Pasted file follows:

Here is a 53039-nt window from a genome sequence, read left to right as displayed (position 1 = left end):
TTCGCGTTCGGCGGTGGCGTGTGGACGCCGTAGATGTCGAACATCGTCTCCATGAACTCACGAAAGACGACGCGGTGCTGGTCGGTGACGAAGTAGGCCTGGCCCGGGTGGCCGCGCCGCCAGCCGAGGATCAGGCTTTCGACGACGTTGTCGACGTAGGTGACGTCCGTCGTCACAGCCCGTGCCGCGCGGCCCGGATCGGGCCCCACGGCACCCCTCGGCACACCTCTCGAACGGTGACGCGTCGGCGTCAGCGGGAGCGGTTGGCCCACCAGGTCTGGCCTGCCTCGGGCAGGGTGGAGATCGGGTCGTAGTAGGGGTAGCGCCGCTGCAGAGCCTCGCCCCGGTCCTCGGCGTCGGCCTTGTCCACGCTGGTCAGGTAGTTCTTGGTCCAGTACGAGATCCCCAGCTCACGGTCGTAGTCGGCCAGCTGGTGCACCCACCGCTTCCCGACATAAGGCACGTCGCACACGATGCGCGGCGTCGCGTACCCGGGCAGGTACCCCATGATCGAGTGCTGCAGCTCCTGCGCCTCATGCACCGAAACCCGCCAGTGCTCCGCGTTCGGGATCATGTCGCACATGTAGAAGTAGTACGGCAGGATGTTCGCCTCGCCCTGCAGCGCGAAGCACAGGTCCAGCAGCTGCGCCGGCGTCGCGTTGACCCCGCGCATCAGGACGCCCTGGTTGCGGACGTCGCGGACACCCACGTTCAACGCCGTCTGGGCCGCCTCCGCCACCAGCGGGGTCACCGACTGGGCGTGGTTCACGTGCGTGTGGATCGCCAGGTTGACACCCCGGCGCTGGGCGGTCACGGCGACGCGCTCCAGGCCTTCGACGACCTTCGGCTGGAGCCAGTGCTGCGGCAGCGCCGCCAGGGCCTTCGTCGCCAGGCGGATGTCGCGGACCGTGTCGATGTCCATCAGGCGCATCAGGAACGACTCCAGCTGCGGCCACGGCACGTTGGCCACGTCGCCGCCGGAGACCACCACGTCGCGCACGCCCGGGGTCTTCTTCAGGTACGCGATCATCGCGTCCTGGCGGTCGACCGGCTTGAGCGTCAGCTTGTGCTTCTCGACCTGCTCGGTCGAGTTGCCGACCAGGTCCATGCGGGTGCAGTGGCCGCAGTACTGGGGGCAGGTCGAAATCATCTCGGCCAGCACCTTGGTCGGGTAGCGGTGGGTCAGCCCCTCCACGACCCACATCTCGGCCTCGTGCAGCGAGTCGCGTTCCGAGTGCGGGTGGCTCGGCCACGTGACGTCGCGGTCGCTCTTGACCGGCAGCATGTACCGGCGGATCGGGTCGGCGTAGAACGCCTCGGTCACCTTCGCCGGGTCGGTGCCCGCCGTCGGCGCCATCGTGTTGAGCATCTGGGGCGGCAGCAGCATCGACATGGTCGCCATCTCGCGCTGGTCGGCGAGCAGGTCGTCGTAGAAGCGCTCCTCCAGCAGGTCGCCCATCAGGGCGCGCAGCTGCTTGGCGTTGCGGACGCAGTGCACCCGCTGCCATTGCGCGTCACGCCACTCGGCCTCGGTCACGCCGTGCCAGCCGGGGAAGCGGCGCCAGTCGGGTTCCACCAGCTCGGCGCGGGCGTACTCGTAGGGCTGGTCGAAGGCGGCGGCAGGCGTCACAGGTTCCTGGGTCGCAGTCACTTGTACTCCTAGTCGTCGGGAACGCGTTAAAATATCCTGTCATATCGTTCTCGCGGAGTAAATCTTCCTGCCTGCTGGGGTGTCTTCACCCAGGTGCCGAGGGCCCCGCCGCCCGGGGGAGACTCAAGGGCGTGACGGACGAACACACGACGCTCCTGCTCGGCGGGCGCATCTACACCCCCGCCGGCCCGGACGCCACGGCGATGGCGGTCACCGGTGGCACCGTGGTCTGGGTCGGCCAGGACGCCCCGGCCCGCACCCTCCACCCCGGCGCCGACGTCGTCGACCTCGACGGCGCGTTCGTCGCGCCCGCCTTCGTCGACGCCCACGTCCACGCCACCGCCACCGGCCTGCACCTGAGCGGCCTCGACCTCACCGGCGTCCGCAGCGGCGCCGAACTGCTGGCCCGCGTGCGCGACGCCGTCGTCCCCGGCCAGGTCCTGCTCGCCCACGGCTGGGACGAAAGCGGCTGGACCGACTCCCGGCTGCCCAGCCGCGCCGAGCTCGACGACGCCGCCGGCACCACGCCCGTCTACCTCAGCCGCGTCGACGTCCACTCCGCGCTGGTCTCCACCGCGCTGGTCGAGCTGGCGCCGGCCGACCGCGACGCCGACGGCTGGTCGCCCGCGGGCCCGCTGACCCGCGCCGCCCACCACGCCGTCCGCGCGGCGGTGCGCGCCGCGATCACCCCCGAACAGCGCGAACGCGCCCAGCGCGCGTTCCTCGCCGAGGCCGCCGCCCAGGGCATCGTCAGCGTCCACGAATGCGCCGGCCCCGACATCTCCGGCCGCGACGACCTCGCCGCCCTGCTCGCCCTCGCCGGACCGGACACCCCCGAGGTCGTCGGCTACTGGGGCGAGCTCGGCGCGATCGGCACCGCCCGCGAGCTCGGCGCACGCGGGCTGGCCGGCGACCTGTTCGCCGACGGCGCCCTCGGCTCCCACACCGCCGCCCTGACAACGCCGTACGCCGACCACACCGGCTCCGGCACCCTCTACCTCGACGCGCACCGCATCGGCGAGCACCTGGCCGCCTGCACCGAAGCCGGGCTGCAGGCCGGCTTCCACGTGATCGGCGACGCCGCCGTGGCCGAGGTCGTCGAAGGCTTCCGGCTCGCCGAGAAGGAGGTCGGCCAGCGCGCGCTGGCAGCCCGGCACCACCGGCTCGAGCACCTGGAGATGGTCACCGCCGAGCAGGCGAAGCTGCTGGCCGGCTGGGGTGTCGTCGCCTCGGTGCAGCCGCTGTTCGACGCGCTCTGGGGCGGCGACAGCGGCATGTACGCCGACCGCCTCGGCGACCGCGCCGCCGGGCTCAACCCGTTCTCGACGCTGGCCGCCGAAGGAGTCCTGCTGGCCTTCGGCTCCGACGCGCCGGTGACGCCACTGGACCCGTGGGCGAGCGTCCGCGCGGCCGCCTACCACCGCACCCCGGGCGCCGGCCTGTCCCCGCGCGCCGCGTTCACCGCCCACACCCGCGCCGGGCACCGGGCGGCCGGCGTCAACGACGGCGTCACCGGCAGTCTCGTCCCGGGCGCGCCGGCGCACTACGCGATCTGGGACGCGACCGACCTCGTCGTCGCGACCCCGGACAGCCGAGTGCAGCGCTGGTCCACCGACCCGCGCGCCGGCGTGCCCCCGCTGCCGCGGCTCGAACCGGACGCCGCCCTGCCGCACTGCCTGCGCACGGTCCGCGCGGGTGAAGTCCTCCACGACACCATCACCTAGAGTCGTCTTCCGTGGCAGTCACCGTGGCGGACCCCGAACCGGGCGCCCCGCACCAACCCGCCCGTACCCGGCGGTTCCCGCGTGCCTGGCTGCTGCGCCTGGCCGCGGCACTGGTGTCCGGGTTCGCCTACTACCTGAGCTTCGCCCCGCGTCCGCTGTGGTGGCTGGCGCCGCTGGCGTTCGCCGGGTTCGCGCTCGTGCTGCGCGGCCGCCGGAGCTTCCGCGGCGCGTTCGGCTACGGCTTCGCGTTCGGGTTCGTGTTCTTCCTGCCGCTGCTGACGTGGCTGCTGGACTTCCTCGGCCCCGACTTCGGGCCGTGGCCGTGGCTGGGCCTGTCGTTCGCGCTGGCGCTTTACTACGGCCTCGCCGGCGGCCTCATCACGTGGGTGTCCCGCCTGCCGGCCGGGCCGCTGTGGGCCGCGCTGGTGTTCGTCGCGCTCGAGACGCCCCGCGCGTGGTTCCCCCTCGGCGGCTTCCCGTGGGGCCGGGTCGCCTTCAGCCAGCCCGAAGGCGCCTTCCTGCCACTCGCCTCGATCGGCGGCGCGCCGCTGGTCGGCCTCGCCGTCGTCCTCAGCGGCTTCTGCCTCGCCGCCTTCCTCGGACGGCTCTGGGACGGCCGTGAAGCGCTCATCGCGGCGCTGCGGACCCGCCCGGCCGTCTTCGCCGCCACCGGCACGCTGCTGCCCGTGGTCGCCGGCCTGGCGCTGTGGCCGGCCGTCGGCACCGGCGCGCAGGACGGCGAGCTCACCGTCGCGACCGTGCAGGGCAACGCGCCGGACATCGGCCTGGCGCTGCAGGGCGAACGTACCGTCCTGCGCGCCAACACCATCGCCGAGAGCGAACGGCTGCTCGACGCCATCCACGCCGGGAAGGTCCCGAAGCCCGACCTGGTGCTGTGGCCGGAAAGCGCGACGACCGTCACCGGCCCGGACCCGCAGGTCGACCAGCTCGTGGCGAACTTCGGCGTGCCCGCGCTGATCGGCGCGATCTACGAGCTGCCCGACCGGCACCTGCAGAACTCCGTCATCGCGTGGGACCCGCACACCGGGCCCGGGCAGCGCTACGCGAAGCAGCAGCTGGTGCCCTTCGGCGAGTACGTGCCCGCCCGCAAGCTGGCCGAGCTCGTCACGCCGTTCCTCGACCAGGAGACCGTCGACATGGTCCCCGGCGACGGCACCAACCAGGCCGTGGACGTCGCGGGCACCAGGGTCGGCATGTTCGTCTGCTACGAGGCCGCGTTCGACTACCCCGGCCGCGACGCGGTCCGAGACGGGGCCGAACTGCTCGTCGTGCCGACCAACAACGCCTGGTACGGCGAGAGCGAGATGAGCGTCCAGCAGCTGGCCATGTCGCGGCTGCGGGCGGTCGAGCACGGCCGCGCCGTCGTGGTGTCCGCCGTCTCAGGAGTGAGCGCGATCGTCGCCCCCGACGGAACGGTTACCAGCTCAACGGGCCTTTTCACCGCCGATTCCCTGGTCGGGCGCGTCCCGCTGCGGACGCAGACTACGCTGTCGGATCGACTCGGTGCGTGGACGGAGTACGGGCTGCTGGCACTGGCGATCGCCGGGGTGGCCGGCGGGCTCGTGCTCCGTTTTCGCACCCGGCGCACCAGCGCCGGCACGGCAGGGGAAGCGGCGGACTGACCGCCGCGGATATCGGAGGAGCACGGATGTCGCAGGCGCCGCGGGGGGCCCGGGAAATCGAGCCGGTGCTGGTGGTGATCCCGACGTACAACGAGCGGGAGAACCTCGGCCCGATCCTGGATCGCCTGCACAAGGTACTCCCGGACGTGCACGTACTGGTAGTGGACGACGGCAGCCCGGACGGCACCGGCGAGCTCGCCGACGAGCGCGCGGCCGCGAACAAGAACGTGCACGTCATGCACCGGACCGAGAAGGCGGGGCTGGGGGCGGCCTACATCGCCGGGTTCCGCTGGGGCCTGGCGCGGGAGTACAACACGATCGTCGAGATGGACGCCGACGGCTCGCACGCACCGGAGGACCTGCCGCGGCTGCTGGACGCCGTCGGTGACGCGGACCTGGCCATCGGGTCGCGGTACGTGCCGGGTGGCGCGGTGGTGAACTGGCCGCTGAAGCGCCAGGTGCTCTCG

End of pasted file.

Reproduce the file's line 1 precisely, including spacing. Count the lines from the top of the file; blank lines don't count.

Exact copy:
Here is a 53039-nt window from a genome sequence, read left to right as displayed (position 1 = left end):